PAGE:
Hollace said...

What a heartbreaking story. It is good to have it told and to personalize the sacrifices made by the military and their families. I was glad to hear the the townsfolk liked Roy; it made his loss all the more poignant to the town.
I hate war!!
I am glad you are sharing portions of the book. Thank you.

John "By Stargoose And Hanglands" said...

Thank you, Rowan. A sad story simply but effectively told.

Dog Trot Farm said...

What a brave young man. I salute all soldiers, young, old, male, female on this most important day. Thank you for sharing this story, both thought provoking and heart wrenching. Another cold and rainy day here in Maine. From across the pond, Julie.

Mac n' Janet said...

Thank you for sharing this and for all the work you put into it. A number of years ago we visited Verdun and the things we saw there, the trenches, the ossuary, have never left me.

Rosie said...

In just 9 days from arriving in France he was dead! As must so many others have been. It was and still is so very sad. I'm glad your book is keeping the memory of these men alive. I too will e-mail you about your book.

Anonymous said...

This story is the reason why today is a day to honor and keep the soldiers memories alive.
Thank you for sharing, Rowan.
Hugs Rosemary...xx

Granny Sue said...

Thank you, Rowan. It is hard to read such things, but necessary. Thank you for keeping his memory alive.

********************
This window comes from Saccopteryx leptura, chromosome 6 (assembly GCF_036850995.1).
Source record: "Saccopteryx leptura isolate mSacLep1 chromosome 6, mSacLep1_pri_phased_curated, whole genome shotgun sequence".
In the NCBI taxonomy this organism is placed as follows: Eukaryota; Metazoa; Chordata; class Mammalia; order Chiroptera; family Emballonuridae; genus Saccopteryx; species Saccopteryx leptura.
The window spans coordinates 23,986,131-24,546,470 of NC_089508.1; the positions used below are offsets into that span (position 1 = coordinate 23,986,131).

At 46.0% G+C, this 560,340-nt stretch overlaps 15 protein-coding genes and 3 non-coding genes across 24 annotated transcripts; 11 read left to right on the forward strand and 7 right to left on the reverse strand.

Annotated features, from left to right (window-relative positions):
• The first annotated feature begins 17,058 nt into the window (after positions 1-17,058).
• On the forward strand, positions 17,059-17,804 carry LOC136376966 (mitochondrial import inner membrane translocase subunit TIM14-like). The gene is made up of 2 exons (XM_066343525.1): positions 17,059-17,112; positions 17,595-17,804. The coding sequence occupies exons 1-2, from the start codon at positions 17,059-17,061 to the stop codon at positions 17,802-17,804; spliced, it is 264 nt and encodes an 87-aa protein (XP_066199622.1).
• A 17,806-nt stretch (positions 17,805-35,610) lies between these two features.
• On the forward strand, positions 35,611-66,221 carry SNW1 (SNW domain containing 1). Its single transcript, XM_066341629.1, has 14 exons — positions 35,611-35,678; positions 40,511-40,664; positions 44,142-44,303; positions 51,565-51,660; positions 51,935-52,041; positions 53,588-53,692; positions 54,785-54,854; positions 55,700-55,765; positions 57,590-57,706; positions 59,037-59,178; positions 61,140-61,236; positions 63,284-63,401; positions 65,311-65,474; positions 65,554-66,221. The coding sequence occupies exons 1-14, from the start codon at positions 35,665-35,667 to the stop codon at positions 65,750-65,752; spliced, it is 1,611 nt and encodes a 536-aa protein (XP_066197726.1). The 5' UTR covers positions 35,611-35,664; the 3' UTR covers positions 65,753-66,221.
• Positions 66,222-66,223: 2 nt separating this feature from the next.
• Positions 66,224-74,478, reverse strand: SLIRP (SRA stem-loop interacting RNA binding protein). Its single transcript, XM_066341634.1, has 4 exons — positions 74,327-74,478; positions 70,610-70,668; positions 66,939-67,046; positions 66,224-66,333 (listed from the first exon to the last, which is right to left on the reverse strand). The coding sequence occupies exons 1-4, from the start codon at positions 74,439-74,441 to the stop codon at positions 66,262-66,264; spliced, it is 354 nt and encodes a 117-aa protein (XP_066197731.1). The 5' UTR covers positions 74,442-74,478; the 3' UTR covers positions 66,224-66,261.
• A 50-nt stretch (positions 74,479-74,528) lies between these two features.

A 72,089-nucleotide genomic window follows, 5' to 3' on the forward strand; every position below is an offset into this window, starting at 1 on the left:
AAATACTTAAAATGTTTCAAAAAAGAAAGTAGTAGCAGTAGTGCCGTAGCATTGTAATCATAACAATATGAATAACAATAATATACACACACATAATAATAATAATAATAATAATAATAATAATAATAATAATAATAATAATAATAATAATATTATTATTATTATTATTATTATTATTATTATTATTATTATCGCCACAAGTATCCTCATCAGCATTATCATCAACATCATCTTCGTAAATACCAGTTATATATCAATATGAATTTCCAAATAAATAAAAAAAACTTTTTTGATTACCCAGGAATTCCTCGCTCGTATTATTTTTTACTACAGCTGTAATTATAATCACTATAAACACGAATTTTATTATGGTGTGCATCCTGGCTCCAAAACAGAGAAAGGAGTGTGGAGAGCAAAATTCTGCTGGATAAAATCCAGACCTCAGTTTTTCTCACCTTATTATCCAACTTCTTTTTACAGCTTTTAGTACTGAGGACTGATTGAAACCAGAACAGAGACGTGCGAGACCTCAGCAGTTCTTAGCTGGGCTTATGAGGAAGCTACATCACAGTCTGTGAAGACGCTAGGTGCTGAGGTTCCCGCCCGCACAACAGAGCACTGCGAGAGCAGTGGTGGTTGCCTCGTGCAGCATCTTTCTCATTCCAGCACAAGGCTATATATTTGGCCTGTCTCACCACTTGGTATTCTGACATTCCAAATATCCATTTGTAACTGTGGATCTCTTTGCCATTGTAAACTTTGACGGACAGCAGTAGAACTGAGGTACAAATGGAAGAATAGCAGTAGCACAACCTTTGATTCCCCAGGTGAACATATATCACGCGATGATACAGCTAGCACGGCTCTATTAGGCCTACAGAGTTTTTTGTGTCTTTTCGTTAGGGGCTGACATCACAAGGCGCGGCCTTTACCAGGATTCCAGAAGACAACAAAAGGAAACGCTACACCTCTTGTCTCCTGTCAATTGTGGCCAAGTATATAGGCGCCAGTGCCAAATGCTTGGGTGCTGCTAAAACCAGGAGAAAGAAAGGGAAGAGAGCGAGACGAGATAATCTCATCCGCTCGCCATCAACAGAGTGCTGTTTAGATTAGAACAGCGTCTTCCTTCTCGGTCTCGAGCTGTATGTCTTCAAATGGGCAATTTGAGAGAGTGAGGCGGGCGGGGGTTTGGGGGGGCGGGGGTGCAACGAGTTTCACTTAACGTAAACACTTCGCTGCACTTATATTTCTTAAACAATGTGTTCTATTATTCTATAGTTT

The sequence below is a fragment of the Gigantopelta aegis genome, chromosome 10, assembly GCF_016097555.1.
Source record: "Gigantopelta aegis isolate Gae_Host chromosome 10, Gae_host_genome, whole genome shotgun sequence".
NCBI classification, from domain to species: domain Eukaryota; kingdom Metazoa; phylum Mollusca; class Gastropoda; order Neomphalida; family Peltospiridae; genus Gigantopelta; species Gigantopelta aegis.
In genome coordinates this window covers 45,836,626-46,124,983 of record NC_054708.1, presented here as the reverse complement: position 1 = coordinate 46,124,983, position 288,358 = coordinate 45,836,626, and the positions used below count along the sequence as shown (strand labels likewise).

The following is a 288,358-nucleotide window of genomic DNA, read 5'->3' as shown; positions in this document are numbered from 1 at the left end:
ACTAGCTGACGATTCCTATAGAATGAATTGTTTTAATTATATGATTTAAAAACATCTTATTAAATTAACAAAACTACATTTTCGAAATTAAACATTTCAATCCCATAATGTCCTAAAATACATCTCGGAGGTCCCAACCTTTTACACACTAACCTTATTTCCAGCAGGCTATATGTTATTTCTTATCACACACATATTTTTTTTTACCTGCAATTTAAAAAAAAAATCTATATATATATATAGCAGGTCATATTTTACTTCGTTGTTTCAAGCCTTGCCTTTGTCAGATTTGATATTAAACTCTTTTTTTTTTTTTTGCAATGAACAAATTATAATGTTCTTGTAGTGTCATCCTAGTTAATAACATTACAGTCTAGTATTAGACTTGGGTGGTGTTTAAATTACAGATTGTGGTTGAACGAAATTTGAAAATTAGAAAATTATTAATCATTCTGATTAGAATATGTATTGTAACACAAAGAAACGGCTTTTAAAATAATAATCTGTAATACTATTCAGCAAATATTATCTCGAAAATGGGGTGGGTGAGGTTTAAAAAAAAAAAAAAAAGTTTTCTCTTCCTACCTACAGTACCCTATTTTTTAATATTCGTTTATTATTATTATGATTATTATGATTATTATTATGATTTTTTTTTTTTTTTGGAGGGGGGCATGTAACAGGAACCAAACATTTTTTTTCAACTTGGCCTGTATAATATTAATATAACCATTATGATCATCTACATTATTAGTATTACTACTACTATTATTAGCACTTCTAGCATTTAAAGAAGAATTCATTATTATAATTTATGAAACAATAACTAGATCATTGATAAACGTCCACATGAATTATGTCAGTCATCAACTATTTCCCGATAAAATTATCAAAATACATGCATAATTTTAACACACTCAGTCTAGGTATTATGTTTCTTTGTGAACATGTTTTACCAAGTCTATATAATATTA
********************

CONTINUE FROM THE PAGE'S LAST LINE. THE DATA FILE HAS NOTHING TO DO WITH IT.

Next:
I've chosen your blog for a Liebster award. Check my post tomorrow for details.

Bovey Belle said...

A sobering thought that Roy Milner had scarcely arrived than he was dead . . . His parents, and your village, must have been distraught at the news. What a lovely young man he looked too.

Morning's Minion said...

Like those who have already posted comments, I thank you for sharing this young man's story. I wish that more towns and villages and their historical societies would undertake remembrance projects such as yours. This sort of research and compilation is both compelling and emotionally draining. Some of the events may read like good fiction--but these were real people.

Pomona said...

What a sad tale - tragic. I have just been editing a book on HMS Hood which went down with only 3 survivors in WW2 - these stories are heartbreaking.

Pomona x

Victoria said...

HUgs Rowan..thankyou for sharing this powerful story and tribute!

Heidi said...

I have been trying to comment so not sure if any are going through. I will try again...

Such a wonderful tribute to a very brave man!

I saw a monument on Daybreak (on ITV I think) which was so amazing. There was a door opening by the statues where the sunlight falls through at just the right hour of Armistice Day.

Hugs from Holland ~

bright star said...

A beautiful post.Willwe ever learn!

Witchcrafted Life said...

Powerfully moving tribute. Thank you very much for sharing Roy's story with the world.

Many heartfelt thanks as well for your caring well wishes regarding my broken foot, kind soul, I sincerely appreciate it.

♥ Jessica